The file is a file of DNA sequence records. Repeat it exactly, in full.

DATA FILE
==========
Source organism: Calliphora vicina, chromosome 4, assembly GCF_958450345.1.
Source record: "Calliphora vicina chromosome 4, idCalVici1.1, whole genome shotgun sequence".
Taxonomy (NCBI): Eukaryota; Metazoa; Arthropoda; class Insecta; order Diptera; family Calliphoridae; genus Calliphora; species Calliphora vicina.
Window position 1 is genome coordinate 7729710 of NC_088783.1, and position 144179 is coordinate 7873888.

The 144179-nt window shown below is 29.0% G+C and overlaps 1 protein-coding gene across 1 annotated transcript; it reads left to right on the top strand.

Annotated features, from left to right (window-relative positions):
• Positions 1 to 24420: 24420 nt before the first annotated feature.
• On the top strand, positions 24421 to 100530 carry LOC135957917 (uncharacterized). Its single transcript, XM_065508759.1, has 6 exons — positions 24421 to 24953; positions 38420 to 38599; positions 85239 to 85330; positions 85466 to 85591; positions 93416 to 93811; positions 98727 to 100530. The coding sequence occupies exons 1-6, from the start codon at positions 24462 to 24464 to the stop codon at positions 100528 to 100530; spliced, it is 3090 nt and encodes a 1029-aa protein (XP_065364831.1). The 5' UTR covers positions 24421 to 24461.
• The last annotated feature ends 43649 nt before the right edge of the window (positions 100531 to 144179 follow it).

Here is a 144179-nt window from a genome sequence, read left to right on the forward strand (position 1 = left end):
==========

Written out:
Source organism: Calliphora vicina, chromosome 4, assembly GCF_958450345.1.
Source record: "Calliphora vicina chromosome 4, idCalVici1.1, whole genome shotgun sequence".
Taxonomy (NCBI): Eukaryota; Metazoa; Arthropoda; class Insecta; order Diptera; family Calliphoridae; genus Calliphora; species Calliphora vicina.
Window position 1 is genome coordinate 7729710 of NC_088783.1, and position 144179 is coordinate 7873888.

The 144179-nt window shown below is 29.0% G+C and overlaps 1 protein-coding gene across 1 annotated transcript; it reads left to right on the top strand.

Annotated features, from left to right (window-relative positions):
• Positions 1 to 24420: 24420 nt before the first annotated feature.
• On the top strand, positions 24421 to 100530 carry LOC135957917 (uncharacterized). Its single transcript, XM_065508759.1, has 6 exons — positions 24421 to 24953; positions 38420 to 38599; positions 85239 to 85330; positions 85466 to 85591; positions 93416 to 93811; positions 98727 to 100530. The coding sequence occupies exons 1-6, from the start codon at positions 24462 to 24464 to the stop codon at positions 100528 to 100530; spliced, it is 3090 nt and encodes a 1029-aa protein (XP_065364831.1). The 5' UTR covers positions 24421 to 24461.
• The last annotated feature ends 43649 nt before the right edge of the window (positions 100531 to 144179 follow it).

Here is a 144179-nt window from a genome sequence, read left to right on the forward strand (position 1 = left end):